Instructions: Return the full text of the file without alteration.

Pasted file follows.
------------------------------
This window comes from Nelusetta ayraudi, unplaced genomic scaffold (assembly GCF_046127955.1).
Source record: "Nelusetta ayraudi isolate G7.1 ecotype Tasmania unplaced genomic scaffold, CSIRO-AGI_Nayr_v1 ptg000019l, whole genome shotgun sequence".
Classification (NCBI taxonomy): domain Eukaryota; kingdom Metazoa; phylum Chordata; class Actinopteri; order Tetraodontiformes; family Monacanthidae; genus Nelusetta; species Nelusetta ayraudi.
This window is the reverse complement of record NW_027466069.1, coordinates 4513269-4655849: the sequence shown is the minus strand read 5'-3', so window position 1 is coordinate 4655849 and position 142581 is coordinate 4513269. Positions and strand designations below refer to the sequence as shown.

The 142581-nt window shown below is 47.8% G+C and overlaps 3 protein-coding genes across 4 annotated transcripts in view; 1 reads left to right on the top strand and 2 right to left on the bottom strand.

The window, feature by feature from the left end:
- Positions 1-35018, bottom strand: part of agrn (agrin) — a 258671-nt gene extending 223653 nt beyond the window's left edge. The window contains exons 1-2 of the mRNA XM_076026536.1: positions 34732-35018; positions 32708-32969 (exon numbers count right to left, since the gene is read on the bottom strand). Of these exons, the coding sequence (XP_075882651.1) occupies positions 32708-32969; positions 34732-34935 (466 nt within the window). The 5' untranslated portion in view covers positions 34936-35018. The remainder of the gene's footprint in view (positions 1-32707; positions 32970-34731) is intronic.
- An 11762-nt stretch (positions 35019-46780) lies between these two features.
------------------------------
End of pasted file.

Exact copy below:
This window comes from Nelusetta ayraudi, unplaced genomic scaffold (assembly GCF_046127955.1).
Source record: "Nelusetta ayraudi isolate G7.1 ecotype Tasmania unplaced genomic scaffold, CSIRO-AGI_Nayr_v1 ptg000019l, whole genome shotgun sequence".
Classification (NCBI taxonomy): domain Eukaryota; kingdom Metazoa; phylum Chordata; class Actinopteri; order Tetraodontiformes; family Monacanthidae; genus Nelusetta; species Nelusetta ayraudi.
This window is the reverse complement of record NW_027466069.1, coordinates 4513269-4655849: the sequence shown is the minus strand read 5'-3', so window position 1 is coordinate 4655849 and position 142581 is coordinate 4513269. Positions and strand designations below refer to the sequence as shown.

The 142581-nt window shown below is 47.8% G+C and overlaps 3 protein-coding genes across 4 annotated transcripts in view; 1 reads left to right on the top strand and 2 right to left on the bottom strand.

The window, feature by feature from the left end:
- Positions 1-35018, bottom strand: part of agrn (agrin) — a 258671-nt gene extending 223653 nt beyond the window's left edge. The window contains exons 1-2 of the mRNA XM_076026536.1: positions 34732-35018; positions 32708-32969 (exon numbers count right to left, since the gene is read on the bottom strand). Of these exons, the coding sequence (XP_075882651.1) occupies positions 32708-32969; positions 34732-34935 (466 nt within the window). The 5' untranslated portion in view covers positions 34936-35018. The remainder of the gene's footprint in view (positions 1-32707; positions 32970-34731) is intronic.
- An 11762-nt stretch (positions 35019-46780) lies between these two features.